GCSE English

Warn and worn

Warn is a verb that is used to tell someone about danger!
e.g. "I must warn those boys not to fly their kite near those pylons!"

The best way of remembering the difference is the first three letters: war.
War involves danger and getting into trouble. Warn is therefore all about danger.

Worn is the past tense of wear.
e.g. "Britney has worn a wig since shaving her head."

Advice and advise
Affect and effect
Bought and brought
Complement and compliment
Discreet and discrete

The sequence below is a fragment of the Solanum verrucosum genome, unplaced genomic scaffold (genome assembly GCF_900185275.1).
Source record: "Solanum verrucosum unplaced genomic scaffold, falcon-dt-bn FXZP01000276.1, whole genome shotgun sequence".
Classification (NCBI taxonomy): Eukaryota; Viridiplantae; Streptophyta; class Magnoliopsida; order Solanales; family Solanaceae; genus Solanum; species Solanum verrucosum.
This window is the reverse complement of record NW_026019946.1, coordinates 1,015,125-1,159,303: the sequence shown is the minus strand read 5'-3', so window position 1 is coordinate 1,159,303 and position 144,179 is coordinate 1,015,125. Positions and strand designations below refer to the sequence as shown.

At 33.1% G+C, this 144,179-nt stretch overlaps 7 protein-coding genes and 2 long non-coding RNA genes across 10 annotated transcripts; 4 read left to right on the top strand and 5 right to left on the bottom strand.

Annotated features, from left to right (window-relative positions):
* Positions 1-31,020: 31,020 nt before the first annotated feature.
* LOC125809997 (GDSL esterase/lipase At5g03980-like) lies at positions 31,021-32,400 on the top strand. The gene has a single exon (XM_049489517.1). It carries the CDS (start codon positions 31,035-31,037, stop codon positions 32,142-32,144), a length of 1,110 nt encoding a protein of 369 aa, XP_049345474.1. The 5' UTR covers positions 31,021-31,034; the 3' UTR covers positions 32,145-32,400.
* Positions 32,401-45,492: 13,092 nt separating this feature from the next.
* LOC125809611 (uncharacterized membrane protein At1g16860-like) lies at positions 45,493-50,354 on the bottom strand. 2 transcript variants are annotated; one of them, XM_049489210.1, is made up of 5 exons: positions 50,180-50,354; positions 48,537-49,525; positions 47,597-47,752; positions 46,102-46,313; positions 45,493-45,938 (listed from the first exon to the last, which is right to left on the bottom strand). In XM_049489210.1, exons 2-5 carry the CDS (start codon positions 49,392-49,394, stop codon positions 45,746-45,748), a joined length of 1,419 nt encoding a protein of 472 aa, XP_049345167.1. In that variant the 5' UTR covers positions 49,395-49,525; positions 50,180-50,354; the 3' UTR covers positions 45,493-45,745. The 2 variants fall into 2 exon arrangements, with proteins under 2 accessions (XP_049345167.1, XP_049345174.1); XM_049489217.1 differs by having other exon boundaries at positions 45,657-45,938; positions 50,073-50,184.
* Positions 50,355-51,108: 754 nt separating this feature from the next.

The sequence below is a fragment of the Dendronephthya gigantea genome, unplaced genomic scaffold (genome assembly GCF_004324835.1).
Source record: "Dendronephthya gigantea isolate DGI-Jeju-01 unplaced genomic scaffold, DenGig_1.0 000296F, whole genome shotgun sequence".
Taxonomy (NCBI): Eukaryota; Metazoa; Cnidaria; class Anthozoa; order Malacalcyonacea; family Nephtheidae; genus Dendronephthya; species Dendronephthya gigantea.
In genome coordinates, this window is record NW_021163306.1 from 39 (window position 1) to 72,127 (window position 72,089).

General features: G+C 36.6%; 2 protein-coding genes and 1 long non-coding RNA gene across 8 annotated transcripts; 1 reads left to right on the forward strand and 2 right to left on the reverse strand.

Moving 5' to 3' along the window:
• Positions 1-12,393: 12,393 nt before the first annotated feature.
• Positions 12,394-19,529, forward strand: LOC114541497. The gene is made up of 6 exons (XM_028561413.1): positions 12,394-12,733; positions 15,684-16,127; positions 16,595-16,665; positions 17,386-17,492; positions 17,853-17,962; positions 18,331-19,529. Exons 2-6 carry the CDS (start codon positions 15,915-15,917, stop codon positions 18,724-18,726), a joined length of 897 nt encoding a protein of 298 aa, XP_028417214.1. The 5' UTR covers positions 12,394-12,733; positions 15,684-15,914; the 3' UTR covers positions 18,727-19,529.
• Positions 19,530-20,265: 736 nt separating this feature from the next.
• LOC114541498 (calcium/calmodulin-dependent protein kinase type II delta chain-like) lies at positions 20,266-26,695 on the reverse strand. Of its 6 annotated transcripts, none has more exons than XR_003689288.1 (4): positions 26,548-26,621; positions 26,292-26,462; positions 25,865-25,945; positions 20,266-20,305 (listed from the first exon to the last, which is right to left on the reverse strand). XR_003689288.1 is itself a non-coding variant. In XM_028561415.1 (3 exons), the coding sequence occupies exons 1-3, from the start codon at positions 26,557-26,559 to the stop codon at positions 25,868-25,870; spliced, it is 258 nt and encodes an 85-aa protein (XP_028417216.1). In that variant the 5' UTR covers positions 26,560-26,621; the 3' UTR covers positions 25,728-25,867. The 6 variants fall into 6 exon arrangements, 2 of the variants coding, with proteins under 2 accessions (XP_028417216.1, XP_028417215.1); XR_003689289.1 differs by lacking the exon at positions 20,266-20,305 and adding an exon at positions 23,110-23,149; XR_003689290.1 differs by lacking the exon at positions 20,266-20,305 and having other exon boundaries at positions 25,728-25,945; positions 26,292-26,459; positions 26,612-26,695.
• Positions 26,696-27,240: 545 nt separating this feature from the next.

Hear and here
Its and it's
Lead and led
Less and fewer
Licence and license
Loose and lose
  Plane and plain
Poor, pore and pour
Practice and practise
Principal and principle
Sort and sought
Stationary and stationery - new!
There, their and they're
Threw, through and thorough
To and too
Warn and Worn
Whose and who's
Your and you're

GCSE English English Menu